On the other hand, the Egyptian authorities accused journalists and media of terrorism. In 2020, the Egyptian parliament was about to insert TV channels, Radio stations, and even social media accounts among the organizations that could be categorized as terrorist entities. Still, the amendments to terrorism law were issued without this suggestion, most probably to avoid the international criticism of such odd legislation. However, the authorities still accuse journalists of terrorism just for reporting stories about the president of the military and fine the media outlet once they published something criticizing the state policies.

Foreign press banned

In the same vein, the Egyptian regime targeted the foreign media coverage of Egyptian affairs by preventing numerous journalists from accessing Egypt and deporting others who reported stories sensitive to the regime. After the military coup, the Egyptian authorities arrested three journalists from the Al Jazeera network, including the Australian journalist Peter Greste, who was sentenced to 7 years in prison. The Australian government was shocked by the sentence, so the Egyptian authorities decided to deport the journalist to Australia after one year of detention as a condition for his release.

For example, in 2018, the Egyptian authorities arrested the correspondent of The Times, Bel Trew, after she interviewed a relative of a man who died while attempting illegal migration to Europe. Trew was driven to the airport and deported to London. The most recent story occurred last August when the government refused the Italian journalist Gaston Zama’s application to come to Egypt to prepare a photographed report about the then-detained researcher, Patrick George Zaki.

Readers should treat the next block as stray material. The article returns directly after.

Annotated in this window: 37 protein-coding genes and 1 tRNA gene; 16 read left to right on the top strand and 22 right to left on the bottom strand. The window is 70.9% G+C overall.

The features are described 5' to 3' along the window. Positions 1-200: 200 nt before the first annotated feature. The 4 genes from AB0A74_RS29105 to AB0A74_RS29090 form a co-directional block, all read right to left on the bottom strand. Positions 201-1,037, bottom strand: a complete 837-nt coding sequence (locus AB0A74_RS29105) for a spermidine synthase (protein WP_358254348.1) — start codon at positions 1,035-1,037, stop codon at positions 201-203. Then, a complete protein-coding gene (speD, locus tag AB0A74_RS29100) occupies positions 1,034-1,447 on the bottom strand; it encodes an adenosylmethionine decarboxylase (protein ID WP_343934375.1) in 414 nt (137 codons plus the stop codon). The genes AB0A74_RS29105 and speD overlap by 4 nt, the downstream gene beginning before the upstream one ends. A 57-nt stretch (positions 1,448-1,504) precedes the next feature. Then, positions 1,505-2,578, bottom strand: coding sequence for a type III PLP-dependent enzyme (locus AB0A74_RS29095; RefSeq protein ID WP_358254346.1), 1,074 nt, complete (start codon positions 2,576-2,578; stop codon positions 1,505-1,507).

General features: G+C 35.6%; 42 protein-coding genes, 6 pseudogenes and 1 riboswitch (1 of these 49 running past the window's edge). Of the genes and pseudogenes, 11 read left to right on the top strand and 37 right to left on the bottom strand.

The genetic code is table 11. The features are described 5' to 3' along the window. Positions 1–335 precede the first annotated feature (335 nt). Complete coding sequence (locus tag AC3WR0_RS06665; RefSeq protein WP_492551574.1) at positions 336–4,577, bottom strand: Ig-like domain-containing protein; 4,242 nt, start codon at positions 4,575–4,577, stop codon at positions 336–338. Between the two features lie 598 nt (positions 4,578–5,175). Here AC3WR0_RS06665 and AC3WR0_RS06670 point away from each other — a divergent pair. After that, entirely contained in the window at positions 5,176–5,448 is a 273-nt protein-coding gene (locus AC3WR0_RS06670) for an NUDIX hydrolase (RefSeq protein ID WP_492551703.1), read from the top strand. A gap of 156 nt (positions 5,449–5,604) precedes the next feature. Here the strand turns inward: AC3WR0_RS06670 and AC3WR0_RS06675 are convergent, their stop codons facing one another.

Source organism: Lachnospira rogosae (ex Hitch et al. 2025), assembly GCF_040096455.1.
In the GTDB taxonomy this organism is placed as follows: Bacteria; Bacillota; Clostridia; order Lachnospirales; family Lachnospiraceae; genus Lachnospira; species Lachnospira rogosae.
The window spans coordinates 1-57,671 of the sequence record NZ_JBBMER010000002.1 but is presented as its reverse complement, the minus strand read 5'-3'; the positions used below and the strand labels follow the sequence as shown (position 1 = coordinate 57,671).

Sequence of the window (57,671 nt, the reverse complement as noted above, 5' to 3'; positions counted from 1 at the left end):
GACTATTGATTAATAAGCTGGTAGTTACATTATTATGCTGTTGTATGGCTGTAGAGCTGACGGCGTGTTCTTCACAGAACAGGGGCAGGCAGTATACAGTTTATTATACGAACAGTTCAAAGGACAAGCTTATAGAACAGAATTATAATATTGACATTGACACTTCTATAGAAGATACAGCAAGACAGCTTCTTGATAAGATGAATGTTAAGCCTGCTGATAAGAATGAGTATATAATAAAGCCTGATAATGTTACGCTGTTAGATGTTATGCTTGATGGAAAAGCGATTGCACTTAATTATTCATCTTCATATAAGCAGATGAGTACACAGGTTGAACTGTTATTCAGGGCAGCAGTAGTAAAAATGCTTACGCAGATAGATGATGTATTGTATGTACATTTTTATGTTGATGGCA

The well-known American journalist David Kirkpatrick was arrested at Cairo International Airport in February 2019 and deported back to London on top of Kirkpatrick’s reports about Egypt between 2011 and 2015, when he was the head of the New York Times office in Cairo. Kirkpatrick published a book, Into the Hands of the Soldiers, in 2018 about his work in Egypt, notably the overthrow of the late Egyptian President Mohamed Morsi and the treatment of Obama’s US administration with the happenings then. A similar story happened in 2016 when the Egyptian authorities arrested the correspondent of La Croix and RTL radio, Remy Pigaglio, at the airport for 30 hours and deported him back to Paris. However, he was licensed to work in Egypt. Piaggio interpreted the decision resulted from that he was writing news stories unliked by the Egyptian authorities.

Given this systematic press targeting, Egypt ranks so late in several international press freedom indicators. RSF, for example, described Egypt as “one of the biggest prisons for journalists.” In May 2022, Egypt ranked 168th among 180 countries on the RSF Index of Press Freedom, descending two more than 2021. This is the worst rank Egypt has had since establishing the index in 2002. Egypt also ranked third in CPJ’s annual report on press freedoms in 2021. The report said Sisi’s regime targets any independent journalist voice aiming at revealing the facts and made journalism one of the most dangerous professions in Egypt now.